Title

Ekphrasis and the frame: on paintings in Gogol, Tolstoy, and Dostoevsky

Abstract

Theories of ekphrasis—the literary description of an artwork—have traditionally addressed the figurative contest between verbal representation (text) and visual representation (image) that structures the trope. Little attention has been paid to the material, physical aspect of the artwork and especially the solid, touchable picture frame. This article examines the function of the frame-as-object in the context of ekphrasis and nineteenth-century realist narrative. It argues that the physical border of the picture frame operates as a demarcating device in the ekphrastic text, as a door-like liminal space that outlines and maintains the boundaries of representation. Moreover, the picture frame’s material presence facilitates both representation and perception in the nineteenth-century realist text. It renders the artwork described more visible, touchable, real. Three nineteenth-century Russian literary works serve as case studies: Nikolai Gogol’s story “The Portrait (1842),” Lev Tolstoy’s novel Anna Karenina (1873–77), and Fyodor Dostoevsky’s The Idiot (1869). By analyzing ekphrastic scenes in which painted figures step out of the picture frame, this article shows how the frame becomes intertwined with questions of representation, aesthetics, and realist narrative.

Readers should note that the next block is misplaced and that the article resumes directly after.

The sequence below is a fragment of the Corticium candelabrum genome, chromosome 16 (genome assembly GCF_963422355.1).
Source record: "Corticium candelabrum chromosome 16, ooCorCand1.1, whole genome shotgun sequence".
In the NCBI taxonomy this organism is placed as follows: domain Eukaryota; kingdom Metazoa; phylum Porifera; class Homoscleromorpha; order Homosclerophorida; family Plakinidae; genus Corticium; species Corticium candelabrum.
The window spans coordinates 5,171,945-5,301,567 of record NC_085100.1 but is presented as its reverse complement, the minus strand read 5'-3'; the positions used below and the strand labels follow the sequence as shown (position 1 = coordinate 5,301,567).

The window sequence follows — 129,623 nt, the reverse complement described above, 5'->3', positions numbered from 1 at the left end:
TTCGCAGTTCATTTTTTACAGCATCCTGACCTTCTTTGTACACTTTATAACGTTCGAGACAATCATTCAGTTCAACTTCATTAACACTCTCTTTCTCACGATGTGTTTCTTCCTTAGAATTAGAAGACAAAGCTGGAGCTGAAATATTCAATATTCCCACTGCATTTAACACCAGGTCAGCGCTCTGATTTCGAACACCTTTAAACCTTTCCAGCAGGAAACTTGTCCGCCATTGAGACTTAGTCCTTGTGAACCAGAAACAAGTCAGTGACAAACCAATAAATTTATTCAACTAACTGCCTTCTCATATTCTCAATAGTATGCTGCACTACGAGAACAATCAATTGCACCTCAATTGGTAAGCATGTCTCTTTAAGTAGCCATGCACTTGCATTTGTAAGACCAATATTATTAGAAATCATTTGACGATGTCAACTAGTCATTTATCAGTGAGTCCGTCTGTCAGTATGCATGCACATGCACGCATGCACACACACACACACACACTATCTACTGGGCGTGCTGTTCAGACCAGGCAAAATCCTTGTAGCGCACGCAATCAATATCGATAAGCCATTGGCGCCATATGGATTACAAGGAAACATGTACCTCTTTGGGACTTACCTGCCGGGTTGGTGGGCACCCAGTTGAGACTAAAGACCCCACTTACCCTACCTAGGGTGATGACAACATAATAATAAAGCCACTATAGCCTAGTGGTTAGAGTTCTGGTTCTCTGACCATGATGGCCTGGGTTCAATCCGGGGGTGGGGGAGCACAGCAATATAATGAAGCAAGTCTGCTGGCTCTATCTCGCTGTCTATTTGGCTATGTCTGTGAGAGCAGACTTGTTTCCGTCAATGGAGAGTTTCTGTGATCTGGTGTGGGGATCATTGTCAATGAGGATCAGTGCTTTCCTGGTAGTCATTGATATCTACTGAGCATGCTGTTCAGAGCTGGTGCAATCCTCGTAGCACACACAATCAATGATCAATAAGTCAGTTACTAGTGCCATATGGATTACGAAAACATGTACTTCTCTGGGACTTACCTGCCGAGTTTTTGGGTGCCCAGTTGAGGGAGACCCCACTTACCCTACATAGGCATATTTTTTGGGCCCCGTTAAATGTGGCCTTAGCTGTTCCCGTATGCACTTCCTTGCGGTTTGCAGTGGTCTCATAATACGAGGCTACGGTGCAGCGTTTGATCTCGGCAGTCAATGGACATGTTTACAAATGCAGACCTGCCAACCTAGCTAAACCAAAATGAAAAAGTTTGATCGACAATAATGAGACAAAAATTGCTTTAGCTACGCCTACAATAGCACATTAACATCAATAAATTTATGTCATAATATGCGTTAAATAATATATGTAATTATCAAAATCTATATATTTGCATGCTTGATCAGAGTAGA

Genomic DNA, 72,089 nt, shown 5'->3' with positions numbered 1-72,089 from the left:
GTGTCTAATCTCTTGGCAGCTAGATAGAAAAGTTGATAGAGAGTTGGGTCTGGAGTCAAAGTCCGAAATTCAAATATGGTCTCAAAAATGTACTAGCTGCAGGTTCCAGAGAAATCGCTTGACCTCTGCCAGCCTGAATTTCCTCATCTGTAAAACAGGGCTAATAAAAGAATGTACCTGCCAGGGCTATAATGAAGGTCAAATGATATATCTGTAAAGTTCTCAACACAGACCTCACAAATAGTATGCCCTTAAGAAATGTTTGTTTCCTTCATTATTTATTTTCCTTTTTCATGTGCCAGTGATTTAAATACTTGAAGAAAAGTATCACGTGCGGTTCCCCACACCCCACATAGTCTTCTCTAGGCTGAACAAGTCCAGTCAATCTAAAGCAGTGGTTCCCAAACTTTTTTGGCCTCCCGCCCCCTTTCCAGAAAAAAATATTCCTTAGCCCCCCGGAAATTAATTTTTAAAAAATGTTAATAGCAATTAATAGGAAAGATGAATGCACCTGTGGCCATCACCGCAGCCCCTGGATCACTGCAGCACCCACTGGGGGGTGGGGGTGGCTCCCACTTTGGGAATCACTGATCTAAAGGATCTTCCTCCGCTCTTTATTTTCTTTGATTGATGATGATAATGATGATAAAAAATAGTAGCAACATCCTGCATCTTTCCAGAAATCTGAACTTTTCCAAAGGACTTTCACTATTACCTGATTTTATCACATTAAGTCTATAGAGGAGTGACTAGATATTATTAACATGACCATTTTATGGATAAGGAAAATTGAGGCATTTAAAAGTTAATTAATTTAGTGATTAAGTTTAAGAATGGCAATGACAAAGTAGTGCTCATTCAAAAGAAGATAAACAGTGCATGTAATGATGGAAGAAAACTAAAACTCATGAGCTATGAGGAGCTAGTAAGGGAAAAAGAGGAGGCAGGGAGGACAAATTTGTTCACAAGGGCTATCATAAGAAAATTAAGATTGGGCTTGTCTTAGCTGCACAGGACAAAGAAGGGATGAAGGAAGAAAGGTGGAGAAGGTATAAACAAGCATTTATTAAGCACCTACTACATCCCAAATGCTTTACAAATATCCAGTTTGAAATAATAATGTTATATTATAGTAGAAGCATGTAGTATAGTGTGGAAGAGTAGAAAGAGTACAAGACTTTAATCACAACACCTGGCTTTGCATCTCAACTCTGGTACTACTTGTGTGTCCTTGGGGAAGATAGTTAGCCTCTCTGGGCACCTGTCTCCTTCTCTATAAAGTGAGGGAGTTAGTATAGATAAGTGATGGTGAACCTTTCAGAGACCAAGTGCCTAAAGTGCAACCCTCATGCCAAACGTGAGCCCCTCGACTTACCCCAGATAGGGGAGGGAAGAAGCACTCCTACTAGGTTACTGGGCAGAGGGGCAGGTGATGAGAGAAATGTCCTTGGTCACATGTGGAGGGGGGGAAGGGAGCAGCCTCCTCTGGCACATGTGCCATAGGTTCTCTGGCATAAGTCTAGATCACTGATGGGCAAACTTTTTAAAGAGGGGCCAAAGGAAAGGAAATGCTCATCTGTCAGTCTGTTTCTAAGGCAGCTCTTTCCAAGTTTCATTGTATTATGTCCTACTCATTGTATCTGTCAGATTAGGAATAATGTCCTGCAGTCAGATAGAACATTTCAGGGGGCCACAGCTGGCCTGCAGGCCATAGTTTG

Publisher

Taylor & Francis

Publication Date

1-1-2016

Publication Title

Word & Image

Department

Comparative Literature

Document Type

Article

DOI

10.1080/02666286.2016.1144435

Language

English

Format

text

This document is currently not available here.

Share

COinS